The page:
Will the Rising Social Security Full Retirement Age Affect the Disability Insurance Rolls?
The number of adults receiving Disability Insurance (DI) benefits has risen dramatically in recent years, from 2.3% of adults aged 25 to 64 in 1985 to 4.3% in 2005. Today there are 6.5 million disabled workers on the DI rolls. Benefit payments to these beneficiaries and their dependents are nearly $80 Billion per year, with an additional $45 Billion in annual spending on their medical care through the Medicare program.
Many factors have been explored as possible contributors to the rise in the DI rolls, including less stringent medical examination, the aging of the baby boom, increases in female labor force participation, and recent recessions. Yet there is another hypothesis that has been suggested but not fully explored that a rise in the Normal Retirement Age (NRA) for Social Security benefits might be encouraging more workers to apply for DI.
To understand why this might be the case, a brief review of how benefits are calculated is helpful. When a worker claims Social Security benefits before the NRA, the monthly benefit amount is reduced, since the worker will receive benefits for more years than someone who claims later. As the NRA rises from 65 for workers born before 1938 to 67 for workers born in 1960 and later the benefit reduction for early claiming rises also. For example, a worker claiming at age 62 receives 80% of his full benefit if the NRA is 65 but only 70% if the NRA is 67. By contrast, a worker who applies for and receives DI benefits is not penalized for claiming before the NRA. Thus for early claimants, DI benefits are larger than Social Security benefits, and importantly, this difference is growing over time as the NRA rises.
The effect of the rising NRA on the DI program is the subject of a new study by Mark Duggan, Perry Singleton, and Jae Song, "Aching to Retire? The Rise in the Full Retirement Age and its Impact on the Disability Rolls" (NBER Working Paper 11811). In their analysis, the authors make use of the fact that the relative generosity of DI and Social Security benefits varies across individuals depending on their year of birth, due to the ongoing increase in the NRA. They conduct their analysis using Social Security administrative records for a 1 percent sample of all U.S. workers born between 1935 and 1945, giving them a very large sample and allowing them to accurately calculate benefit entitlements and track claiming behavior.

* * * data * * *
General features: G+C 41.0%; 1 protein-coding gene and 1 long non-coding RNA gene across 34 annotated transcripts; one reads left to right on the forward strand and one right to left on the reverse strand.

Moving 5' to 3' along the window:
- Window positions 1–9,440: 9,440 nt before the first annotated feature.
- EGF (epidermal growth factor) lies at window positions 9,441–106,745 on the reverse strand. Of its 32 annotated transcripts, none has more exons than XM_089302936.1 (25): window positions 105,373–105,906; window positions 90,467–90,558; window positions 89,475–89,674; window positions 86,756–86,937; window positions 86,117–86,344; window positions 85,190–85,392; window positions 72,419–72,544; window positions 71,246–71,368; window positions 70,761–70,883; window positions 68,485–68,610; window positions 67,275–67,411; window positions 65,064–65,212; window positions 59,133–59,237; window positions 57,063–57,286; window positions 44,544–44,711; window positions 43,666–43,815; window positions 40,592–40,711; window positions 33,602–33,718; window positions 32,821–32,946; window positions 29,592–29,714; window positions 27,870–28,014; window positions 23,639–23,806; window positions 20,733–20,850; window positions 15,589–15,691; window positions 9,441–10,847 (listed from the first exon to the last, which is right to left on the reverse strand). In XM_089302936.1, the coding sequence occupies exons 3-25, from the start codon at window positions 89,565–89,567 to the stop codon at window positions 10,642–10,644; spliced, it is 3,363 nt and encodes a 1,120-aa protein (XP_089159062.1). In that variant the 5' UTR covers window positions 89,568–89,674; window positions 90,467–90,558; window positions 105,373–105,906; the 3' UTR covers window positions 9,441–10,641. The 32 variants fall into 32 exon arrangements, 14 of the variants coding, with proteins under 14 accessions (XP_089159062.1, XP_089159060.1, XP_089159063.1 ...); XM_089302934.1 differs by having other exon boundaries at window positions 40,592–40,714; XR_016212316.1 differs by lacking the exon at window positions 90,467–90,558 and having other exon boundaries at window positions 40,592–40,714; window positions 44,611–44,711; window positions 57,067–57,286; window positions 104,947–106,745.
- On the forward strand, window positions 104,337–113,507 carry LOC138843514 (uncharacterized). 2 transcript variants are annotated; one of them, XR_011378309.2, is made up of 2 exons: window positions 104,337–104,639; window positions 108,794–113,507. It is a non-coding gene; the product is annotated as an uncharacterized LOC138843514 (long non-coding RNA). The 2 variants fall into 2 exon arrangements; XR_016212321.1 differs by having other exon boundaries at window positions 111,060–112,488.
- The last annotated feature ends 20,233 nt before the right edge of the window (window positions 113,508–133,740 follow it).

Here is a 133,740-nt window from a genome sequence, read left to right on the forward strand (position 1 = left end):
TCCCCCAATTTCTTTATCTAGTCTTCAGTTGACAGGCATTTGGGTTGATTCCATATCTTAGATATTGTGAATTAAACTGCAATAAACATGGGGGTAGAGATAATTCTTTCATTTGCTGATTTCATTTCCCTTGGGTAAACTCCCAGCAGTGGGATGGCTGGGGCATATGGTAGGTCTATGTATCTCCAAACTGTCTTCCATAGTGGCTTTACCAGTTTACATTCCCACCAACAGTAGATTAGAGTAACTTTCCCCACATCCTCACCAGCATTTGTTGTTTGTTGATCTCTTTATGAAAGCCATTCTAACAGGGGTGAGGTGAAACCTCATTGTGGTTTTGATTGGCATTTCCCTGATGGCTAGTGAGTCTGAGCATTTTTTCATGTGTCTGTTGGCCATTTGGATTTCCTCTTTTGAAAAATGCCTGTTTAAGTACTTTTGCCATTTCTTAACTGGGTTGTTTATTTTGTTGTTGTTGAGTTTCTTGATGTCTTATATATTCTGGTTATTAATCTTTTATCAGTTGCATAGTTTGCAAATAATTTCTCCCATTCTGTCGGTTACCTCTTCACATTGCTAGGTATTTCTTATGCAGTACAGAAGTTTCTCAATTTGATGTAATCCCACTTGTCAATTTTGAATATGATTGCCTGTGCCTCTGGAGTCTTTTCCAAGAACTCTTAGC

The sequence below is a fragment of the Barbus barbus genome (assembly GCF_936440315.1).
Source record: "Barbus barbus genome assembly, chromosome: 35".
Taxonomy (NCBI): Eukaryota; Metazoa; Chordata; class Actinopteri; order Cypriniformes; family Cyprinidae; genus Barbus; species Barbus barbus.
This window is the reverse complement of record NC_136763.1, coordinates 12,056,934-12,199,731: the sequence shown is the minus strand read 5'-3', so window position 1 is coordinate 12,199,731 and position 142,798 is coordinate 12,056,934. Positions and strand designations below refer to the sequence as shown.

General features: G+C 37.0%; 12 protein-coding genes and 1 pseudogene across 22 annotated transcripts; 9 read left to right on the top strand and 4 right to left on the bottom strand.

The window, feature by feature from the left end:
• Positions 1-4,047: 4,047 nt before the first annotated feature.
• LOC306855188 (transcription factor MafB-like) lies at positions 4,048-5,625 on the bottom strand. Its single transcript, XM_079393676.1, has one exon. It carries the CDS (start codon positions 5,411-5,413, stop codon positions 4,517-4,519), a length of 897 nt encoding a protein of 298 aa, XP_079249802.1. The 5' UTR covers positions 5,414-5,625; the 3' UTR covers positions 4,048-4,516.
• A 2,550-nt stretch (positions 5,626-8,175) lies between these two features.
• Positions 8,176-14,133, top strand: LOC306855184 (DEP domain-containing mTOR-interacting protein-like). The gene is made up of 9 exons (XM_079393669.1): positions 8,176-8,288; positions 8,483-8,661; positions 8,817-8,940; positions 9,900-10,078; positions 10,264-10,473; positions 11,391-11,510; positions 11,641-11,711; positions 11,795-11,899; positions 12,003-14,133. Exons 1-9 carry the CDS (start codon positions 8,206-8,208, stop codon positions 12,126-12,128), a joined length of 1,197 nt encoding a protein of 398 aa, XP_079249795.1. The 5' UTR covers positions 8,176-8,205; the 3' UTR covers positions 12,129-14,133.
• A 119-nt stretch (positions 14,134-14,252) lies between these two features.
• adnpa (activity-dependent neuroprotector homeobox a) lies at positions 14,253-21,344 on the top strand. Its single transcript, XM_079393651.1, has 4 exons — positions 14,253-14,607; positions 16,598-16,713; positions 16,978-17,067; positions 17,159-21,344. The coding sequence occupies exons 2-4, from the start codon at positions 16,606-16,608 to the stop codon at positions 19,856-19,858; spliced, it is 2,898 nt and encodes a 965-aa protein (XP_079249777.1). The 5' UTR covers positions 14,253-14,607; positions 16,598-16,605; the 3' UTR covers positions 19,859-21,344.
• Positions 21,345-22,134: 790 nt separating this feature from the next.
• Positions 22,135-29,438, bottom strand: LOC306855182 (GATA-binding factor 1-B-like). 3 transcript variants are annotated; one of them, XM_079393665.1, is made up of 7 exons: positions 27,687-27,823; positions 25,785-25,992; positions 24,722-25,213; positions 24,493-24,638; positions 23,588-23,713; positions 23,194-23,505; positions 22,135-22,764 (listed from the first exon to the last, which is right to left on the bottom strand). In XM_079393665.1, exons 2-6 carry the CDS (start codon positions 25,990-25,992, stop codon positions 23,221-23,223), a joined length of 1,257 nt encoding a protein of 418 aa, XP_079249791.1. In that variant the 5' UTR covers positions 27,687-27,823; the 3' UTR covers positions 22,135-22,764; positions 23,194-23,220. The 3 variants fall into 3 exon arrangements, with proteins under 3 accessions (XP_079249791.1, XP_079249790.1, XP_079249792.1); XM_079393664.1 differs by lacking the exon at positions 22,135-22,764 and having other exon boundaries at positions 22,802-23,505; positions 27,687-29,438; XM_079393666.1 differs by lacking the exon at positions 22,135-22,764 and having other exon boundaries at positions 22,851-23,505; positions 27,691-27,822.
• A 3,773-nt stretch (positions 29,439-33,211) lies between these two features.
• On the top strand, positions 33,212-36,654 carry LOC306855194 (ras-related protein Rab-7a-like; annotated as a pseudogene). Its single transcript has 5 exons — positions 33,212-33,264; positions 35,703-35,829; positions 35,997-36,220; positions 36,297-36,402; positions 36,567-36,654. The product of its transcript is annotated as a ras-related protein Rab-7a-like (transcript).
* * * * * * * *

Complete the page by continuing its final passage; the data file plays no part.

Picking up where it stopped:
The ratio of Social Security benefits to DI benefits in their sample varies between 75% and 80%. It is expected that a higher ratio will be associated with a lower probability of DI enrollment, since it is most advantageous to claim DI when the difference between the two benefits is greatest.
In their simplest specification, the authors find a negative relationship as expected, but it is not statistically significant. However, the authors point out that older workers would likely be more responsive to changes in this ratio, since DI applicants are required to spend five months out of the labor force and this requirement is less costly for older workers who may be planning to retire in any event. When the authors allow the effect to vary with age, they find that it is much stronger and highly significant for older workers, particularly those aged 63 and 64.
To test the validity of their findings, the authors conduct a "placebo test" that assumes the increase in the NRA took place eight years earlier than it actually did and assigns workers the ratios that would have occurred in that case. Reassuringly, they find no effect of the ratio.
The authors also explore whether the importance of the ratio varies with income and find that it is stronger for low-income workers, as might be expected since Social Security benefits replace a larger fraction of preretirement earnings for these workers and they are more likely to be in poor health and able to qualify for DI.
Finally, the authors use their estimates to forecast the aggregate effect of the rise in the NRA on DI enrollment. They project that once fully phased in, the NRA increase will raise the probability that men aged 63 and 64 are on DI by 1.6 percentage points, or 13 percent. However, the effect on overall DI enrollment would be modest the authors project that an additional 42,000 men would be on DI in the long run, which represents only a 1.3 percent increase in total DI enrollment and would offset only 4 percent of the financial savings gained by raising the NRA.
This research was supported by a grant from the Alfred P. Sloan Foundation.